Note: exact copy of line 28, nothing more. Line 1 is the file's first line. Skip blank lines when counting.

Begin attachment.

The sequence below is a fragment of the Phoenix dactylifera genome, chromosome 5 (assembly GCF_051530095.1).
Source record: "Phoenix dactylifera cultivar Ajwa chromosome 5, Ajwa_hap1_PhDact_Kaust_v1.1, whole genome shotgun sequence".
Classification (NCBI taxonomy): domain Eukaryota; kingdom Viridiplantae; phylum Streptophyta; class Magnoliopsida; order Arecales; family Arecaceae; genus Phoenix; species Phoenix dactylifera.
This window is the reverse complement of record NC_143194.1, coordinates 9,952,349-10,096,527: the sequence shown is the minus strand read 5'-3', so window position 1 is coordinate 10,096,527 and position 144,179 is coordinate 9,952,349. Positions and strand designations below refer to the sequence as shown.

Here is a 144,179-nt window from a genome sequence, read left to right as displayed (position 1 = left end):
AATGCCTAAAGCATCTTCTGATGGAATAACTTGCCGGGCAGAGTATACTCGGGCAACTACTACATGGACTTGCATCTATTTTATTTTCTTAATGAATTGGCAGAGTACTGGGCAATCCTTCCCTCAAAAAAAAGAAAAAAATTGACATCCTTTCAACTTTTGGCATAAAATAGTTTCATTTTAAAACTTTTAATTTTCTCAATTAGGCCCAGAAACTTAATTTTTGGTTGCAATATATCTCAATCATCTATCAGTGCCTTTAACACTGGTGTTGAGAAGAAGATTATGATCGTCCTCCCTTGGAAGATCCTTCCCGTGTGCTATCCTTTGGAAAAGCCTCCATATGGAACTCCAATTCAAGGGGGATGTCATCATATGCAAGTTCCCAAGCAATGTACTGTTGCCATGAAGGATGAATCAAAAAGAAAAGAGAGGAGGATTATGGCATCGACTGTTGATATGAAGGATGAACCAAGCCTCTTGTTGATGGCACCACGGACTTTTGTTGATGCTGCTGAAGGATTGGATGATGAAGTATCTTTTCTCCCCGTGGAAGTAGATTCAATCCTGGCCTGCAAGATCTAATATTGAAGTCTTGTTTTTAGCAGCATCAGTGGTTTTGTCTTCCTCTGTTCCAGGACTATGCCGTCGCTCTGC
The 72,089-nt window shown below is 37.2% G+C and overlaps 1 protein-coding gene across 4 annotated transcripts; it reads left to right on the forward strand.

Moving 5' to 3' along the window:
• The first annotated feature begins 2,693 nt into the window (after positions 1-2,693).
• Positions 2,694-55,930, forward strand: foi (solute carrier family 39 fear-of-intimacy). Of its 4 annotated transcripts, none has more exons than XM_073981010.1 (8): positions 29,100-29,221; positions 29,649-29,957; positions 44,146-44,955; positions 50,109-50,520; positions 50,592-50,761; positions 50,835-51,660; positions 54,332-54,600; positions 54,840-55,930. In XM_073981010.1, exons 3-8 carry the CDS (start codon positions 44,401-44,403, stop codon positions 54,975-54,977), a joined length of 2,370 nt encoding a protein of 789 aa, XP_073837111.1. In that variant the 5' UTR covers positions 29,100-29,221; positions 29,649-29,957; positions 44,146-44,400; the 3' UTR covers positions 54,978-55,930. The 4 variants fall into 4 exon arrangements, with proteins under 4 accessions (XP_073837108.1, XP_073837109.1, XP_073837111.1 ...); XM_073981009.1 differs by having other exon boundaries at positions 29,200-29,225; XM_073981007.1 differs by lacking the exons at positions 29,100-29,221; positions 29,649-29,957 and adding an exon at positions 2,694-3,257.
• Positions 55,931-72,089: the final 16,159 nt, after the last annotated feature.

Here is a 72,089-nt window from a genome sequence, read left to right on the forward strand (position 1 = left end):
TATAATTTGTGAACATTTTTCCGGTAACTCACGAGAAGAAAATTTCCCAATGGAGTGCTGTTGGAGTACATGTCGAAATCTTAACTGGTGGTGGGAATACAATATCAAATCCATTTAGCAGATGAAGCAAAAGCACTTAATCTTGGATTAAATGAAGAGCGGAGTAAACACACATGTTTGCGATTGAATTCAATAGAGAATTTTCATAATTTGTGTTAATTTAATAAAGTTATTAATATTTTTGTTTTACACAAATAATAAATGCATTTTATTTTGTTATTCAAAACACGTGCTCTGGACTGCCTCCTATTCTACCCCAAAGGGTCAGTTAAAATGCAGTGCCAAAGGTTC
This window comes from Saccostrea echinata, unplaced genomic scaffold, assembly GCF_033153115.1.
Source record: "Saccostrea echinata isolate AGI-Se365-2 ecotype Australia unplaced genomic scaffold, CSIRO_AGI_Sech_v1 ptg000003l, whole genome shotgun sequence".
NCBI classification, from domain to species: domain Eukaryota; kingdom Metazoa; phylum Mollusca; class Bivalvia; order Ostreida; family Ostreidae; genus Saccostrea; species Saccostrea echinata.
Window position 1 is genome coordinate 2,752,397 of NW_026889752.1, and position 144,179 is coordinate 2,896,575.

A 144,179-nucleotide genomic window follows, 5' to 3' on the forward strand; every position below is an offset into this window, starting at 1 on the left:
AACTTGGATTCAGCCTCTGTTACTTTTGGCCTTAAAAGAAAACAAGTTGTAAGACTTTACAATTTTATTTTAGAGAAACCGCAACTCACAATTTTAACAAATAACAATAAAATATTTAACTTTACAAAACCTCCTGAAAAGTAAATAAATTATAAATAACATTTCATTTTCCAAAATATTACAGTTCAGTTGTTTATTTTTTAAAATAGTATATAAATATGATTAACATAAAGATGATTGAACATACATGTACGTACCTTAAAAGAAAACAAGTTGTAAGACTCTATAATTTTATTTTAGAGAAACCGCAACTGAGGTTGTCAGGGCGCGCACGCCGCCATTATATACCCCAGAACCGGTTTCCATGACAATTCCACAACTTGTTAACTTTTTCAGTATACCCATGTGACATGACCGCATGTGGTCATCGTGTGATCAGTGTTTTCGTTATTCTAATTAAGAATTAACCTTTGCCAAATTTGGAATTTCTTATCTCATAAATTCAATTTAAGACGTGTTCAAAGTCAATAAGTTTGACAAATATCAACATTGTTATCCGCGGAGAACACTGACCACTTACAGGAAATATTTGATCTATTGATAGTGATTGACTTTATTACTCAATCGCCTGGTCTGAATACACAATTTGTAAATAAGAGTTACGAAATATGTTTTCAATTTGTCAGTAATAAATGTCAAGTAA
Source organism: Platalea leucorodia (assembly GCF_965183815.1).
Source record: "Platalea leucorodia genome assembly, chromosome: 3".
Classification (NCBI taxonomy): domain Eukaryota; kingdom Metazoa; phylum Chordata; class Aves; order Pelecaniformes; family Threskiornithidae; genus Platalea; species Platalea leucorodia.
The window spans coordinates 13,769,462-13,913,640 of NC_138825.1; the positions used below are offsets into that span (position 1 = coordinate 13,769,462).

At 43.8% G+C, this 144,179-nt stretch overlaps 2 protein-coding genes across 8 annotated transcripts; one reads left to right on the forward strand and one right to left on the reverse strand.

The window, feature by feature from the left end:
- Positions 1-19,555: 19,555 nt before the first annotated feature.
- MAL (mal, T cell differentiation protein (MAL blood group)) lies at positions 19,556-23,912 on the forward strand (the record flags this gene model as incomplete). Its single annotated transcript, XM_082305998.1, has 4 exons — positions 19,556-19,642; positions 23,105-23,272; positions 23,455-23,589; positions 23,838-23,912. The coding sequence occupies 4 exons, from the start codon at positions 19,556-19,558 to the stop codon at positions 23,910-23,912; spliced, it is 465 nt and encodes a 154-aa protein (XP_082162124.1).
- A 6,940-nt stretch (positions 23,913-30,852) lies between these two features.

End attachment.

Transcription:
- A 6,940-nt stretch (positions 23,913-30,852) lies between these two features.